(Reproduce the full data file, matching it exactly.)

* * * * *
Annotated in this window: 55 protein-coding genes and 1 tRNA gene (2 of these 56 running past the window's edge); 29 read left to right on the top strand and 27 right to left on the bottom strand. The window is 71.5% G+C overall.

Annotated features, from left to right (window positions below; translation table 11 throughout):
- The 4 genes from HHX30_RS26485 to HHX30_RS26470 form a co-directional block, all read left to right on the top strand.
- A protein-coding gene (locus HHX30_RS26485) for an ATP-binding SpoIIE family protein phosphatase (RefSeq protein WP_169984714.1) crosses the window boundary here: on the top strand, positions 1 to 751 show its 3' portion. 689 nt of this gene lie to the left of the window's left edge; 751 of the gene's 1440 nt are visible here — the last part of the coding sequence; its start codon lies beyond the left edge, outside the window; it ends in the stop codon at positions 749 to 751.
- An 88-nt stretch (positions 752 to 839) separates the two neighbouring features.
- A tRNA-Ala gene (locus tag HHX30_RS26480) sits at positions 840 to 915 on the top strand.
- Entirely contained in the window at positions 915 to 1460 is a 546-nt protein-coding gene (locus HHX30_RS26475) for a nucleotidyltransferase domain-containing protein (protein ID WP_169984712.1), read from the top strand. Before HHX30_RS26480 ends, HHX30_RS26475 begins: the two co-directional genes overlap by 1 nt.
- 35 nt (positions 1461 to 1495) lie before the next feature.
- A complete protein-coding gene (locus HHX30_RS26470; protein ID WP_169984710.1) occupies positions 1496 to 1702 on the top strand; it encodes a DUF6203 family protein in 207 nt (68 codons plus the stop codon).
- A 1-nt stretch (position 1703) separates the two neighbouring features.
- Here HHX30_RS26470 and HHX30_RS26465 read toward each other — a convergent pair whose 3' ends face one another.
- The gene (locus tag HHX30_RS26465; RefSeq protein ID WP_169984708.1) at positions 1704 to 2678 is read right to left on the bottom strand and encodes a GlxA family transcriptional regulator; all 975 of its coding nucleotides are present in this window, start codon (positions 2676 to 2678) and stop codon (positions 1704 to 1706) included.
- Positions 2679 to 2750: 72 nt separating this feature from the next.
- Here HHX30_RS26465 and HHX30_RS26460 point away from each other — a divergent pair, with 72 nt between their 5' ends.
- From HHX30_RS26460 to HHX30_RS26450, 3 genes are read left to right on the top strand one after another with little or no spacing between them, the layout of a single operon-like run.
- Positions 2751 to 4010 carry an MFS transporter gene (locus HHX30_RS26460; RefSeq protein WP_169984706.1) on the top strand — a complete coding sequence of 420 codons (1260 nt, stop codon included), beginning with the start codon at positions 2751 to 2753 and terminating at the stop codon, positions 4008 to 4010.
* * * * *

Annotated in this window: 55 protein-coding genes and 1 tRNA gene (2 of these 56 running past the window's edge); 29 read left to right on the top strand and 27 right to left on the bottom strand. The window is 71.5% G+C overall.

Annotated features, from left to right (window positions below; translation table 11 throughout):
- The 4 genes from HHX30_RS26485 to HHX30_RS26470 form a co-directional block, all read left to right on the top strand.
- A protein-coding gene (locus HHX30_RS26485) for an ATP-binding SpoIIE family protein phosphatase (RefSeq protein WP_169984714.1) crosses the window boundary here: on the top strand, positions 1 to 751 show its 3' portion. 689 nt of this gene lie to the left of the window's left edge; 751 of the gene's 1440 nt are visible here — the last part of the coding sequence; its start codon lies beyond the left edge, outside the window; it ends in the stop codon at positions 749 to 751.
- An 88-nt stretch (positions 752 to 839) separates the two neighbouring features.
- A tRNA-Ala gene (locus tag HHX30_RS26480) sits at positions 840 to 915 on the top strand.
- Entirely contained in the window at positions 915 to 1460 is a 546-nt protein-coding gene (locus HHX30_RS26475) for a nucleotidyltransferase domain-containing protein (protein ID WP_169984712.1), read from the top strand. Before HHX30_RS26480 ends, HHX30_RS26475 begins: the two co-directional genes overlap by 1 nt.
- 35 nt (positions 1461 to 1495) lie before the next feature.
- A complete protein-coding gene (locus HHX30_RS26470; protein ID WP_169984710.1) occupies positions 1496 to 1702 on the top strand; it encodes a DUF6203 family protein in 207 nt (68 codons plus the stop codon).
- A 1-nt stretch (position 1703) separates the two neighbouring features.
- Here HHX30_RS26470 and HHX30_RS26465 read toward each other — a convergent pair whose 3' ends face one another.
- The gene (locus tag HHX30_RS26465; RefSeq protein ID WP_169984708.1) at positions 1704 to 2678 is read right to left on the bottom strand and encodes a GlxA family transcriptional regulator; all 975 of its coding nucleotides are present in this window, start codon (positions 2676 to 2678) and stop codon (positions 1704 to 1706) included.
- Positions 2679 to 2750: 72 nt separating this feature from the next.
- Here HHX30_RS26465 and HHX30_RS26460 point away from each other — a divergent pair, with 72 nt between their 5' ends.
- From HHX30_RS26460 to HHX30_RS26450, 3 genes are read left to right on the top strand one after another with little or no spacing between them, the layout of a single operon-like run.
- Positions 2751 to 4010 carry an MFS transporter gene (locus HHX30_RS26460; RefSeq protein WP_169984706.1) on the top strand — a complete coding sequence of 420 codons (1260 nt, stop codon included), beginning with the start codon at positions 2751 to 2753 and terminating at the stop codon, positions 4008 to 4010.